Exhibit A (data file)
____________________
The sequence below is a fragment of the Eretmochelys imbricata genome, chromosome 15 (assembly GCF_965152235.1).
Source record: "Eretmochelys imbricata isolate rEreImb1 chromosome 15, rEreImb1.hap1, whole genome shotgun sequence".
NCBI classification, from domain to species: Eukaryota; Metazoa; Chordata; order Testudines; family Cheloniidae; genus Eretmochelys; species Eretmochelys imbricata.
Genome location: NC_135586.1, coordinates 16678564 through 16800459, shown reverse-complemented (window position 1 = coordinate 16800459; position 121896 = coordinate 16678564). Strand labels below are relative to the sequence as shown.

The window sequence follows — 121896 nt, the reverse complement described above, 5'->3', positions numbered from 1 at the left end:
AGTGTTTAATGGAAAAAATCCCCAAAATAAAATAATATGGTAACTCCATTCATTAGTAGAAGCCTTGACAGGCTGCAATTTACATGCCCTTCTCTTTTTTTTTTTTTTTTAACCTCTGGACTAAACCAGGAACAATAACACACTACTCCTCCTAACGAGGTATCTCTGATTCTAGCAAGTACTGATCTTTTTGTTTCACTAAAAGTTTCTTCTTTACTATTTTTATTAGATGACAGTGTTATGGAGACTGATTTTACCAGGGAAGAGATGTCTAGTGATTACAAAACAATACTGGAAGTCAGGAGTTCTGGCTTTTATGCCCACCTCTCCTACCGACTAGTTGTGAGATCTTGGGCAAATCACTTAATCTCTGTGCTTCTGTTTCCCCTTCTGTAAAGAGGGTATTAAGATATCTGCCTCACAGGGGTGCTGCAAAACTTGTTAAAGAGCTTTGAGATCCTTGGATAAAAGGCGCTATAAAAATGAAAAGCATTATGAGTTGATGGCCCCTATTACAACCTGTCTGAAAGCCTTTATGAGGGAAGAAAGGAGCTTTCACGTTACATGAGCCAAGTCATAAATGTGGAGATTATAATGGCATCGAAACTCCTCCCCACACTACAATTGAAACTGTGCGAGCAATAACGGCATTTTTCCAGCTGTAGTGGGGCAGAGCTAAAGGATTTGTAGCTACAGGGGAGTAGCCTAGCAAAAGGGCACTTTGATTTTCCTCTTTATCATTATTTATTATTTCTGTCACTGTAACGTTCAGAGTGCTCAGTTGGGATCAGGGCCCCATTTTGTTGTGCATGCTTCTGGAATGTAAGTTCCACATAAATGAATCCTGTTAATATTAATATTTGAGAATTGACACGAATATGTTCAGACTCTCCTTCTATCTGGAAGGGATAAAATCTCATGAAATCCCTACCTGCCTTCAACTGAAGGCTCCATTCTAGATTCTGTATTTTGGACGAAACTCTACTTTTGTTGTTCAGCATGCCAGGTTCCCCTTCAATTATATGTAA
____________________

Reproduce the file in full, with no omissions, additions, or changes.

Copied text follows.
The sequence below is a fragment of the Eretmochelys imbricata genome, chromosome 15 (assembly GCF_965152235.1).
Source record: "Eretmochelys imbricata isolate rEreImb1 chromosome 15, rEreImb1.hap1, whole genome shotgun sequence".
NCBI classification, from domain to species: Eukaryota; Metazoa; Chordata; order Testudines; family Cheloniidae; genus Eretmochelys; species Eretmochelys imbricata.
Genome location: NC_135586.1, coordinates 16678564 through 16800459, shown reverse-complemented (window position 1 = coordinate 16800459; position 121896 = coordinate 16678564). Strand labels below are relative to the sequence as shown.

The window sequence follows — 121896 nt, the reverse complement described above, 5'->3', positions numbered from 1 at the left end:
AGTGTTTAATGGAAAAAATCCCCAAAATAAAATAATATGGTAACTCCATTCATTAGTAGAAGCCTTGACAGGCTGCAATTTACATGCCCTTCTCTTTTTTTTTTTTTTTTAACCTCTGGACTAAACCAGGAACAATAACACACTACTCCTCCTAACGAGGTATCTCTGATTCTAGCAAGTACTGATCTTTTTGTTTCACTAAAAGTTTCTTCTTTACTATTTTTATTAGATGACAGTGTTATGGAGACTGATTTTACCAGGGAAGAGATGTCTAGTGATTACAAAACAATACTGGAAGTCAGGAGTTCTGGCTTTTATGCCCACCTCTCCTACCGACTAGTTGTGAGATCTTGGGCAAATCACTTAATCTCTGTGCTTCTGTTTCCCCTTCTGTAAAGAGGGTATTAAGATATCTGCCTCACAGGGGTGCTGCAAAACTTGTTAAAGAGCTTTGAGATCCTTGGATAAAAGGCGCTATAAAAATGAAAAGCATTATGAGTTGATGGCCCCTATTACAACCTGTCTGAAAGCCTTTATGAGGGAAGAAAGGAGCTTTCACGTTACATGAGCCAAGTCATAAATGTGGAGATTATAATGGCATCGAAACTCCTCCCCACACTACAATTGAAACTGTGCGAGCAATAACGGCATTTTTCCAGCTGTAGTGGGGCAGAGCTAAAGGATTTGTAGCTACAGGGGAGTAGCCTAGCAAAAGGGCACTTTGATTTTCCTCTTTATCATTATTTATTATTTCTGTCACTGTAACGTTCAGAGTGCTCAGTTGGGATCAGGGCCCCATTTTGTTGTGCATGCTTCTGGAATGTAAGTTCCACATAAATGAATCCTGTTAATATTAATATTTGAGAATTGACACGAATATGTTCAGACTCTCCTTCTATCTGGAAGGGATAAAATCTCATGAAATCCCTACCTGCCTTCAACTGAAGGCTCCATTCTAGATTCTGTATTTTGGACGAAACTCTACTTTTGTTGTTCAGCATGCCAGGTTCCCCTTCAATTATATGTAA